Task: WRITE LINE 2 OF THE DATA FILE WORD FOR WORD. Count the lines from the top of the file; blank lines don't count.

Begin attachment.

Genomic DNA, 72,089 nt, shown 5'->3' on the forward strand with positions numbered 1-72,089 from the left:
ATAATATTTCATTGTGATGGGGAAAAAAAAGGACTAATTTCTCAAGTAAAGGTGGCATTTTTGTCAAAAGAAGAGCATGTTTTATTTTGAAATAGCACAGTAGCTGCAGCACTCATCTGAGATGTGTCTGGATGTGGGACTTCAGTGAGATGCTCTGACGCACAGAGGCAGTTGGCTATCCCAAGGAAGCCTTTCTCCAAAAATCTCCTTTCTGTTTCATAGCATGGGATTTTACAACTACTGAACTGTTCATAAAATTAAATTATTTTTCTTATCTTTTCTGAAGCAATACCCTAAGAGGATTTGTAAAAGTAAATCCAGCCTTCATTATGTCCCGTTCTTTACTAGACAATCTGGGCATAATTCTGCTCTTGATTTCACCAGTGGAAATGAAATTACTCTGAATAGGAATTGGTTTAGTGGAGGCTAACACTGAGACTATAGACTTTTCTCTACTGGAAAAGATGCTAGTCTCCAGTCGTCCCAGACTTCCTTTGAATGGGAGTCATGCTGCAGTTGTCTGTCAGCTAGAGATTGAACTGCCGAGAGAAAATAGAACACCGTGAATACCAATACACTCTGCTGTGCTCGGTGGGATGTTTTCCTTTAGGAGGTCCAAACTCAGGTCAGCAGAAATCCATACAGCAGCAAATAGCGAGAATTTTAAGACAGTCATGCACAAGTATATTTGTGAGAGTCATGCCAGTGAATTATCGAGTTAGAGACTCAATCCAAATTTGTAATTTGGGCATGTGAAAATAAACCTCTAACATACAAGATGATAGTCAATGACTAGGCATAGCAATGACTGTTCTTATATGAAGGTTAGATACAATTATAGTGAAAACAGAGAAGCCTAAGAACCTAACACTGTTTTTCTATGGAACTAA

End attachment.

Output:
ATAATATTTCATTGTGATGGGGAAAAAAAAGGACTAATTTCTCAAGTAAAGGTGGCATTTTTGTCAAAAGAAGAGCATGTTTTATTTTGAAATAGCACAGTAGCTGCAGCACTCATCTGAGATGTGTCTGGATGTGGGACTTCAGTGAGATGCTCTGACGCACAGAGGCAGTTGGCTATCCCAAGGAAGCCTTTCTCCAAAAATCTCCTTTCTGTTTCATAGCATGGGATTTTACAACTACTGAACTGTTCATAAAATTAAATTATTTTTCTTATCTTTTCTGAAGCAATACCCTAAGAGGATTTGTAAAAGTAAATCCAGCCTTCATTATGTCCCGTTCTTTACTAGACAATCTGGGCATAATTCTGCTCTTGATTTCACCAGTGGAAATGAAATTACTCTGAATAGGAATTGGTTTAGTGGAGGCTAACACTGAGACTATAGACTTTTCTCTACTGGAAAAGATGCTAGTCTCCAGTCGTCCCAGACTTCCTTTGAATGGGAGTCATGCTGCAGTTGTCTGTCAGCTAGAGATTGAACTGCCGAGAGAAAATAGAACACCGTGAATACCAATACACTCTGCTGTGCTCGGTGGGATGTTTTCCTTTAGGAGGTCCAAACTCAGGTCAGCAGAAATCCATACAGCAGCAAATAGCGAGAATTTTAAGACAGTCATGCACAAGTATATTTGTGAGAGTCATGCCAGTGAATTATCGAGTTAGAGACTCAATCCAAATTTGTAATTTGGGCATGTGAAAATAAACCTCTAACATACAAGATGATAGTCAATGACTAGGCATAGCAATGACTGTTCTTATATGAAGGTTAGATACAATTATAGTGAAAACAGAGAAGCCTAAGAACCTAACACTGTTTTTCTATGGAACTAA